Staying active and getting regular exercise is the most effective way to live a healthy and better quality of life. But how many rest days a week one takes during their exercise-training routine will determine their joint health, their resiliency to their workout routine, and even their overall performance.
Rest days are just as important as any intense exercise day.
To be honest, a successful fitness routine isn’t complete without rest days.
Taking periodic breaks allows your body to properly recover and repair from the physical stress obtained from any workout you’ve performed. It’s an imperative part of progress, regardless of your fitness level. Otherwise, skipping rest days can lead to overtraining, burnout, and more commonly, injury.
These are some of the reasons why rest days are so advantageous.
1. Allows time for recovery
Discordant to normative belief, rest days aren’t about doing nothing or laying down watching Netflix all day. Proper recovery is supposed to be a time that the beneficial effects of exercise takes place. Specifically, rest is essential for muscle growth.
Exercise creates imperceptible tears in your muscle tissue. But getting adequate rest leads specific cells called fibroblasts to repair the damage. Fibroblast helps the tissue heal and grow more durable.
Another important process that happens on a cellular level during rest is your body replenishing glycogen levels which are expended during exercise. Your muscles store carbohydrates in the form of glycogen. During exercise, your body breaks down glycogen to fuel your workout. Having proper recovery allows your body to restore the glycogen used from any previous workout/s within your muscles.
2. Prevents muscle fatigue
Rest is essential for avoiding exercise-induced fatigue. Don’t forget, exercise depletes your muscles glycogen levels. If glycogen isn’t replaced, your muscles may fatigue and you may experience moderate to severe soreness.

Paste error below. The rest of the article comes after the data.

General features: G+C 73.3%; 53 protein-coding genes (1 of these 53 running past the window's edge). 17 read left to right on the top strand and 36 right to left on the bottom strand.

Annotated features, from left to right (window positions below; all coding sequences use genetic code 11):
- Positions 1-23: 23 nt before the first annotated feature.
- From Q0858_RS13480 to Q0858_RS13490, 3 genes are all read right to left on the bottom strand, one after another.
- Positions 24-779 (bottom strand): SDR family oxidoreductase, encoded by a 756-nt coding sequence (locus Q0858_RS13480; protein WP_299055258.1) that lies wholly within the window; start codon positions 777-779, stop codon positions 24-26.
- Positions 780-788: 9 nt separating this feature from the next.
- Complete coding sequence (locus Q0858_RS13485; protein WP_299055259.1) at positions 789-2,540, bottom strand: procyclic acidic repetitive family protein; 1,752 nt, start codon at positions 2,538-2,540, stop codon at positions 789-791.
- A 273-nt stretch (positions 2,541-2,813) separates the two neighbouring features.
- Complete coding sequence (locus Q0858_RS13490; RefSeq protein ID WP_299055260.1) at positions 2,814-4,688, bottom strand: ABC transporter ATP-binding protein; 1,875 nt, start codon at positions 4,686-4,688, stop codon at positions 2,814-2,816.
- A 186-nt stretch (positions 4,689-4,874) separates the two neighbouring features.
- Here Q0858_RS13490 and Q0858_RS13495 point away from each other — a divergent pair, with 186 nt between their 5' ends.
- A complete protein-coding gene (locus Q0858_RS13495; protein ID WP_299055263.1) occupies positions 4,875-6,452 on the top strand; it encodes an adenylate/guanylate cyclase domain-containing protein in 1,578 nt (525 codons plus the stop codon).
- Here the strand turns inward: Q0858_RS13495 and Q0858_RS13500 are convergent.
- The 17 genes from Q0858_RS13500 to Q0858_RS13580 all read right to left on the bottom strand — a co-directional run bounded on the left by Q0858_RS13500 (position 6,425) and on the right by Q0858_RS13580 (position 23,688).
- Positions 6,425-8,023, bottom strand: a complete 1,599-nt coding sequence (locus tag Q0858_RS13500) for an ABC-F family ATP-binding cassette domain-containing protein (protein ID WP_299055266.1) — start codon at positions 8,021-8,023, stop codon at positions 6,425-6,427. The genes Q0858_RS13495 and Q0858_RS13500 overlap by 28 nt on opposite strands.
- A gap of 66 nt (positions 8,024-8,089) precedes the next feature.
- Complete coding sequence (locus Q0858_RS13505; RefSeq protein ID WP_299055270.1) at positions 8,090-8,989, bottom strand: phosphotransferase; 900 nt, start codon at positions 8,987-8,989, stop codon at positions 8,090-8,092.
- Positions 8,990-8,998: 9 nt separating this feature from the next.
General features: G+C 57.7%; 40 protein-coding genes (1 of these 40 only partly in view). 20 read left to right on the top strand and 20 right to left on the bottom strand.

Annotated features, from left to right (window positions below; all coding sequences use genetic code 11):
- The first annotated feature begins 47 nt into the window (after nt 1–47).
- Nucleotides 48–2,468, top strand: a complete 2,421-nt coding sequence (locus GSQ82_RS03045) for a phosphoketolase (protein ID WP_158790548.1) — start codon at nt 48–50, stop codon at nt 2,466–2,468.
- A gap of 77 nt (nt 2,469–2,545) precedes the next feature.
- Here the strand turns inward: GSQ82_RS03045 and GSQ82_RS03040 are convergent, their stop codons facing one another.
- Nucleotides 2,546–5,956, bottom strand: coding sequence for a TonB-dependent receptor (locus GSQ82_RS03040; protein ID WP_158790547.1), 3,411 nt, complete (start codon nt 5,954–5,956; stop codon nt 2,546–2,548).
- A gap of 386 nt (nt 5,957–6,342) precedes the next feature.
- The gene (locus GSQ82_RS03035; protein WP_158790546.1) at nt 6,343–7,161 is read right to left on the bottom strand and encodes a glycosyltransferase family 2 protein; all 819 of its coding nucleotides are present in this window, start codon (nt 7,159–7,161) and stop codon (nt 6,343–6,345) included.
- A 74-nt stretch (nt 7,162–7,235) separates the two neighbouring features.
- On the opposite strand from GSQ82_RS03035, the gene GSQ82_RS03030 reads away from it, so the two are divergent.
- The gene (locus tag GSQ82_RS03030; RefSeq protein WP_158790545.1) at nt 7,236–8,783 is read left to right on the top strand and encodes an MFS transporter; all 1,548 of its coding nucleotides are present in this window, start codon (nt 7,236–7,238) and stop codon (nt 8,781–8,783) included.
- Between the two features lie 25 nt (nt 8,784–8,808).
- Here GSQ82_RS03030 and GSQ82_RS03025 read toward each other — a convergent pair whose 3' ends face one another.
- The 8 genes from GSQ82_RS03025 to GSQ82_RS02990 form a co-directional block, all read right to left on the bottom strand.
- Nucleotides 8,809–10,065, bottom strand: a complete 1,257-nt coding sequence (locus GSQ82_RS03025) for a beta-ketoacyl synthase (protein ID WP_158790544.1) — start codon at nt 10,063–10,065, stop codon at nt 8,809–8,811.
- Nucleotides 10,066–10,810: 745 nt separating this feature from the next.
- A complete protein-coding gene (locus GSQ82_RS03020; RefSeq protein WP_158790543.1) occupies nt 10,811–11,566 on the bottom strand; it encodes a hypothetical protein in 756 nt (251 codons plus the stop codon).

Plus, your muscles need glycogen to function. Muscle glycogen provides a primary source of metabolic fuel for your muscles. Your muscles require lots of energy to perform daily functions.
3. Reduces risk of injury
Routinely resting your body is indispensable for staying safe during exercise. When your body is exhausted or heavily fatigued, you’re more prone to take a wrong step, accidentally dropping a weight on yourself, or even losing your balance and falling.
Overtraining can also expose your muscles to repetitive stress and strain. This increases the risk of chronic pain and injury.
4. Improves performance
A lack of adequate rest can make daily tasks feel overwhelming. Now imagine trying to challenge yourself. For example, you might be less motivated to do an extra rep on the bench press or run another minute on the treadmill.
Even if you try to push yourself, overtraining ultimately decreases your performance. You may experience reduced energy levels, slow reaction times, and extreme lack of focus.
An ideal rest day looks different for each individual. It depends on the persons intensity level during exercise and frequency of training. However, there are general advisements for incorporating rest days in different workouts.
For the most part, you don’t need to rest for light cardio. This includes leisurely walking or light bodyweight exercises. These exercises can be performed every day, unless discouraged by your doctor.
On the other hand, if you’re doing moderate or vigorous aerobic workouts (running, HIIT, etc), rest days are crucial. For optimal recovery, a rest day should be taken every three-to-five days. If you part-take in vigorous cardio on a regular basis, you’ll want to take more frequent rest days.
To determine when you should rest, consider the CDC’s recommended weekly exercise duration; 150 minutes moderate and 75 minutes vigorous.
These recommendations can help you plan your rest days more efficiently. For example, if you preferred to do three days of 50-minute moderate cardio activity, plan time to rest to complement those days you will be training.
Running is an amazing form of cardio that provides many benefits. Like helping to build strong bones, strengthening muscles, and improving cardiovascular fitness.
For beginner runners, it may be best to start light running three days a week. Running too much too soon can lead to fatigue, and in some cases, injury.